Tuesday, September 17, 2013

Someone Needs To Turn Vivienne Westwood On To Some Pratchett

This Vivienne Westwood article seems to be doing the rounds of the internet lately.

The most discussed bit, it seems, is this:

Speaking after the show, Dame Vivienne said: "Buy less. Choose well. Make it last. Quality, not quantity. Everybody's buying far too many clothes. I mean, I know I'm lucky, I can just take things and borrow them and I'm just okay, but I hate having too many clothes. And I think that poor people should be even more careful. It doesn't mean therefore you have to just buy anything cheap. Instead of buying six things, buy one thing that you really like. Don't keep buying just for the sake of it. I just think people should invest in the world. Don't invest in fashion, but invest in the world."

And somehow, I feel rather vindicated that the majority of comments about this piece of advice seem to be saying, "Yes, that's all very well and good if you can afford it and feel like it, Dame Vivienne, but kindly take that piece of advice you've helpfully aimed at the 'poor' and shove it in your probably $5000 borrowed kid leather handbag, because a pair of your shoes may be half the rent". 

It's the Captain Samuel Vimes "Boots" Theory of Socioeconomic Unfairness, in other words. The non-Pratchett fans among you might be going "The whose theory of the what, now?" at this point.

Sure, many of us are lucky and comfortable enough that we can be choosy with how to spend our money. And the wise thing to do, if you're so inclined, is indeed to invest in better quality goods that cost more up front but are cheaper in the long run due to durability. But there's a fascinating, and quite real, economic phenomenon in which you can be too poor to save money. Not just in the "there's no money left over after paying the bills" sense, either.  You lack the resources to be able to effectively plan long term. 

You're living paycheck to paycheck and can't afford to pay your dental or medical bill early enough to reap a discount. So, you have to wait until payday and end up paying the full price.  You can't afford the Costco membership and buying in bulk, so you pay full price for those goods and make more trips when you have the money. You occasionally have to pick one bill to pay late and incur late fees, thereby spending more in the long run. You can't afford the good pair of leather boots that will last a decade, instead, you end up buying boots that cost a fifth as much but last only a tenth as long. It's something many politicians don't seem to grasp.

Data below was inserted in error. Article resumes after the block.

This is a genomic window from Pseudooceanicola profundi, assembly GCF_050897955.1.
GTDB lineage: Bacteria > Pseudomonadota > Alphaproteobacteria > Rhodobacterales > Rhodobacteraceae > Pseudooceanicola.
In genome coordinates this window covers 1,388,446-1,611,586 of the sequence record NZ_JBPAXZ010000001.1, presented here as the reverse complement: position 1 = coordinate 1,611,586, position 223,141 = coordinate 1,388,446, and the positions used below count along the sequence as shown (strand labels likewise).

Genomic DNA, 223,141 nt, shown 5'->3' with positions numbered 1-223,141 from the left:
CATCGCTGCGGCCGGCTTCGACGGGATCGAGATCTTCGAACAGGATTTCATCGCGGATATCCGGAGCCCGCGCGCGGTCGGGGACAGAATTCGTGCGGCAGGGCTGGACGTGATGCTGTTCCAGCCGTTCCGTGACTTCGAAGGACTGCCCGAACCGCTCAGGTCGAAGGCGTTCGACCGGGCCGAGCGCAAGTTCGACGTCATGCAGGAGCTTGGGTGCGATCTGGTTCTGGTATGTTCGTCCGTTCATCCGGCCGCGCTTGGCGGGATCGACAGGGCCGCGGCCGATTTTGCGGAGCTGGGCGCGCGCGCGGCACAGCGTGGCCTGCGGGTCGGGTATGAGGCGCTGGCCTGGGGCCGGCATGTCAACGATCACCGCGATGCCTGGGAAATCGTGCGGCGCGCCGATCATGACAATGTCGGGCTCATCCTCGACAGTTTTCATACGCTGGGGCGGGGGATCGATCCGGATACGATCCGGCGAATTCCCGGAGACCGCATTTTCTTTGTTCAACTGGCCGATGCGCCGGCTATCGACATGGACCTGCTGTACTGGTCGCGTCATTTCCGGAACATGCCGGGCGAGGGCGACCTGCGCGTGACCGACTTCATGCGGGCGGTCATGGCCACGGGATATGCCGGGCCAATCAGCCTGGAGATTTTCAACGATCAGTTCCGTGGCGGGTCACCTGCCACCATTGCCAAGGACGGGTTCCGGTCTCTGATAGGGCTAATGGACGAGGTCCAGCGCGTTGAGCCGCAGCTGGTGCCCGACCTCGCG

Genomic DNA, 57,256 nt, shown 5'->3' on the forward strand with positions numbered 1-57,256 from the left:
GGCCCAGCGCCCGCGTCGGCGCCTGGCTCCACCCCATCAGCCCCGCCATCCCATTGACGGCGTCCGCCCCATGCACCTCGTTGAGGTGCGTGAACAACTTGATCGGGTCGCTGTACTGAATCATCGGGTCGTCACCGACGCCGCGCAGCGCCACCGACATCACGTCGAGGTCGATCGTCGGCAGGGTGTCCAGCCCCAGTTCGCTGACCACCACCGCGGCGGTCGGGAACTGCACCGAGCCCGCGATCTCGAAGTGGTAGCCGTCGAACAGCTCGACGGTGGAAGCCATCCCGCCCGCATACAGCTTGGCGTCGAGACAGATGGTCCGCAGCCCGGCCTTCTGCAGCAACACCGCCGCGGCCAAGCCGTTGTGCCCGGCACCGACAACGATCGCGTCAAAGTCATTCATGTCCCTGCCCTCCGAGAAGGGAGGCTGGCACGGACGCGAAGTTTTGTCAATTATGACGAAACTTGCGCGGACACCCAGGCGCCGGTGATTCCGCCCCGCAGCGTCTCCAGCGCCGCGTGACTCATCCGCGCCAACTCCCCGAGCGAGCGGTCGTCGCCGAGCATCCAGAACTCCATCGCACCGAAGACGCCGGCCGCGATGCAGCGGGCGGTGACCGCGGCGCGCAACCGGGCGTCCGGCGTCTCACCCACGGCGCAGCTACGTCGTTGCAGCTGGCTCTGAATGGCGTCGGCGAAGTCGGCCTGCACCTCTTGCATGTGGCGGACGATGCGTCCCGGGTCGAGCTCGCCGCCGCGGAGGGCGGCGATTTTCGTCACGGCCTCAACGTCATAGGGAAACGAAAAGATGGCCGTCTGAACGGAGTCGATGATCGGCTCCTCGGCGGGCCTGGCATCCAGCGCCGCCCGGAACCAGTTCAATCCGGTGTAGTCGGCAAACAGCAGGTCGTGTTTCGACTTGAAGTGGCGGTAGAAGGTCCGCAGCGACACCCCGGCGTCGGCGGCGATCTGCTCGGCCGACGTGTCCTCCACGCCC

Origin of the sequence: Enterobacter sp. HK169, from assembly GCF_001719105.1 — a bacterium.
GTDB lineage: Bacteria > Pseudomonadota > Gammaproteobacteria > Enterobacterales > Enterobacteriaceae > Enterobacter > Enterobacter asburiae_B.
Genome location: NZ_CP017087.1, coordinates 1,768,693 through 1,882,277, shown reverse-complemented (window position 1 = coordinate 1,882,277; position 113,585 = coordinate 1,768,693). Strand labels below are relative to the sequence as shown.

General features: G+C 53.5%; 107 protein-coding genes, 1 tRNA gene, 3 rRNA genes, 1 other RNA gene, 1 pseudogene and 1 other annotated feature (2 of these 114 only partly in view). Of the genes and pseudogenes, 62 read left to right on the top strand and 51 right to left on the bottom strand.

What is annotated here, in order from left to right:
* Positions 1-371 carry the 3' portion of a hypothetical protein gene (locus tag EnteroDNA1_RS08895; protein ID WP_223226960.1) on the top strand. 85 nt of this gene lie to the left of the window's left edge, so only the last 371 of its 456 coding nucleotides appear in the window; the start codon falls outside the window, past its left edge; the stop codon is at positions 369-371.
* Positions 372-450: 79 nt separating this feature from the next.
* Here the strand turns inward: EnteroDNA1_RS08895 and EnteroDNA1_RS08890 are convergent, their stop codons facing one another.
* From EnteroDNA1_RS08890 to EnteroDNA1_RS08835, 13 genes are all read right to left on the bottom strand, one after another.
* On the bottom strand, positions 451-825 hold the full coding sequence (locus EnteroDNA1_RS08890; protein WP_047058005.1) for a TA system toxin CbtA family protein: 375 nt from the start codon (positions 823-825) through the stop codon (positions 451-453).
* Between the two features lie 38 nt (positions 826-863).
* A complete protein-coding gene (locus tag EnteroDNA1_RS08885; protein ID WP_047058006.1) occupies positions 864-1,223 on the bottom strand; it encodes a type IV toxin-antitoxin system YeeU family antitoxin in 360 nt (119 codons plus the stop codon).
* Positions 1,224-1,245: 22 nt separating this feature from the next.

It's a phenomenon that cannot be explained more brilliantly and succinctly than it is by one of Terry Pratchett's characters, Samuel Vimes.

The reason that the rich were so rich, Vimes reasoned, was because they managed to spend less money.

Take boots, for example. He earned thirty-eight dollars a month plus allowances. A really good pair of leather boots cost fifty dollars. But an affordable pair of boots, which were sort of OK for a season or two and then leaked like hell when the cardboard gave out, cost about ten dollars. Those were the kind of boots Vimes always bought, and wore until the soles were so thin that he could tell where he was in Ankh-Morpork on a foggy night by the feel of the cobbles.

But the thing was that good boots lasted for years and years. A man who could afford fifty dollars had a pair of boots that'd still be keeping his feet dry in ten years' time, while the poor man who could only afford cheap boots would have spent a hundred dollars on boots in the same time and would still have wet feet.

This was the Captain Samuel Vimes 'Boots' theory of socioeconomic unfairness.

I'm sure Vivienne Westwood meant well enough, and there's certainly a segment of the population that could probably save money and closet space over time by following her advice. You know, assuming you're also one of those people who are lucky enough to never fluctuate in size in addition to being well off enough to afford being choosy about when and where you're spending your income.

But the instant she brought the word "poor" into it, someone really should have handed her a copy of Men At Arms and suggested she read that passage.   

Sam Vimes as drawn by the brilliant Paul Kidby. Go buy all the things he sells at http://www.paulkidby.com, Vivienne Westwood be darned. Also, read the Vimes books. Start with Guards! Guards! You won't be sorry.

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